Peltier was a successful freelancer working non-fiction film and television, when she turned to scriptwriting. She saw several of her screenplays optioned and one eventually produced – but only after seven years of fits and starts.

The years of instability and frustration left her wondering what her next step should be. Two colleagues she trusted had reached the same point, so they decided to form a company. The first movie they produced featured an actress named Nia Vardalos, who asked them to look at a script she’d written. No one else would touch it, but Peltier and her partners believed in it. That script became My Big Fat Greek Wedding, the highest grossing independent feature film in history.

The realities of filmmaking mean that even after success, it can be a struggle to find a way to tell their stories without compromising. “It’s kind of a for-profit town,” London said.

But making films entertaining is the best way to ensure that a story gets told. “The ultimate goal is to communicate with all people, not just intelligent, well-educated people.” Though he’s drawn to stories that are often challenging, he said, “I would like to find a way to make them popular. I don’t want to make art house fare.”

Peltier is realistic. “If we really want to keep working, it can’t always be ‘will it better the world?’” she said. Still she focuses on turning out projects she feels good about. Having partners who share her vision and ideals is key to being able to do this, because it can mean turning down lucrative projects.

“A lot of filmmaking in general has to do with finding your partners who believe in you – who are ridiculously committed,” Phang said. “What motivates me is the talent of other people.”

For these, as for many filmmakers, the dream started early, when the obstacles in their path were distant and amorphous. But with each project, new obstacles appear and the odds against all of them are great. Every year people give up and turn to other careers.

Peltier and her partners once used their own money to send a group of university students to Egypt to resurrect the work of a paleontologist whose work had been destroyed. They were almost out of money, days away from bringing the film crew home with nothing to show for it, when the group found the second largest dinosaur ever discovered.

“We have many times, my partners and I, stopped and said, ‘Is it worth it?’ Peltier said, “Usually God sends you a little signal right after that to tell you why it is.”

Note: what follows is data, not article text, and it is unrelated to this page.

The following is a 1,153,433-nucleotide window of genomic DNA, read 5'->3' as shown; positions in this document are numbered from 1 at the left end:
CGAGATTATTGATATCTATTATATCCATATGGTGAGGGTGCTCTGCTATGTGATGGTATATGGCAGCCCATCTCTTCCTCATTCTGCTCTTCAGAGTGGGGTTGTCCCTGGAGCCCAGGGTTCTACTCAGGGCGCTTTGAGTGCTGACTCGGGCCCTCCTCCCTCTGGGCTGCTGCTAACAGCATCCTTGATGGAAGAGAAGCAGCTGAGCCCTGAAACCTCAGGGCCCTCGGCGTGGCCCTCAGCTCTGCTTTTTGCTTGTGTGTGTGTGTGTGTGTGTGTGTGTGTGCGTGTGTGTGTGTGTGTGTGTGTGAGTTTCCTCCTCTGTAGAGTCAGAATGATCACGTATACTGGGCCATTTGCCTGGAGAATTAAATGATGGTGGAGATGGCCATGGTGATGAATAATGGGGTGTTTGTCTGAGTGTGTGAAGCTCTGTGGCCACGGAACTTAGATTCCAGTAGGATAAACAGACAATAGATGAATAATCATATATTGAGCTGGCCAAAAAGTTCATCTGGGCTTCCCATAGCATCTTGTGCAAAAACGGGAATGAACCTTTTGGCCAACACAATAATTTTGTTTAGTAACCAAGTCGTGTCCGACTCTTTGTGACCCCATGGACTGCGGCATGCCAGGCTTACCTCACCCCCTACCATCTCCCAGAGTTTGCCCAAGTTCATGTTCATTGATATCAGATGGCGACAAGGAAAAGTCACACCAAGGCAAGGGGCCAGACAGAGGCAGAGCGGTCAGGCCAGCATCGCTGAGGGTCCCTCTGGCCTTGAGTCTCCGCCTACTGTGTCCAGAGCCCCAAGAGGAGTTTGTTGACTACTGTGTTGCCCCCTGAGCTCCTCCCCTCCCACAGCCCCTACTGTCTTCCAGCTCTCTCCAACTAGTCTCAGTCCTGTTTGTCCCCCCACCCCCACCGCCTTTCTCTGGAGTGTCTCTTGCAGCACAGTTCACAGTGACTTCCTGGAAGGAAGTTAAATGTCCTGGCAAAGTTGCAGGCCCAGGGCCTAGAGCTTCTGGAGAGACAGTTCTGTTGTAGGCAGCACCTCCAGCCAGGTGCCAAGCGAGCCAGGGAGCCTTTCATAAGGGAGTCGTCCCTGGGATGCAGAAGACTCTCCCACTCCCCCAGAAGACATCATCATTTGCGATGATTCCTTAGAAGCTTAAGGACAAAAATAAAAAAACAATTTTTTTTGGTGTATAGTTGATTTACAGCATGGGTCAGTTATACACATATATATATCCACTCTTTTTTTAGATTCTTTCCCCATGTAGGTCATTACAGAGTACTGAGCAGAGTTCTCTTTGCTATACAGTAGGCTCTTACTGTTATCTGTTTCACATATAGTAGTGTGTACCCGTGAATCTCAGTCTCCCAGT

Film credits

Ann Eldridge ’56
Untitled documentary on Laura Ingalls Wilder
Passages to Freedom (television documentary) – Co-Writer/Director/Co-Producer
A Walk in the Woods with Jean Stratton-Porter (television documentary) – Writer/Director/Producer
A Girl of the Limberlost (television movie) – Co-Producer

Paul Etheredge Outzs ’90
Hellbent (feature film) – Writer/Director
Things You Can Tell Just by Looking at Her (feature film)– Art Department, swing gang
Love God (feature film)– Art Department, props
I Shot Andy Warhol (feature film– Art Department, lead man
JFK (feature film)– Art Department, assistant

Gabriel London ’00
Untitled documentary on rebuilding of a Tuscan Village
The Best Place to Start (television documentary) – Producer
The Golden Globes: Hollywood’s Dirty Little Secret (television documentary) – Line Producer
The Rules of the Game: Prison Rape and Reform (documentary) – Director
The Rodney Hulin Story (documentary) - Director

Melissa Jo Peltier ’83
The Dog Whisperer (television series) – Co-Producer
Nightwaves (television movie) – Writer
My Big Fat Greek Wedding (feature film) – Co-Executive Producer
Titanic: Death of a Dream (television documentary) – Writer/Director/Producer
Titanic: The Legend Lives On (television documentary – Writer/Director/Producer
Break the Silence: Kids Against Child Abuse (television special)– Writer/Director
Scared Silent: Exposing and Ending Child Abuse (television documentary) – Writer/Director

Jennifer Phang ’96
Half-Life (feature film) – Writer/Director
Target Audience 9.1 (feature film) – Co-Director
Love, Ltd. (short film) – Writer/Director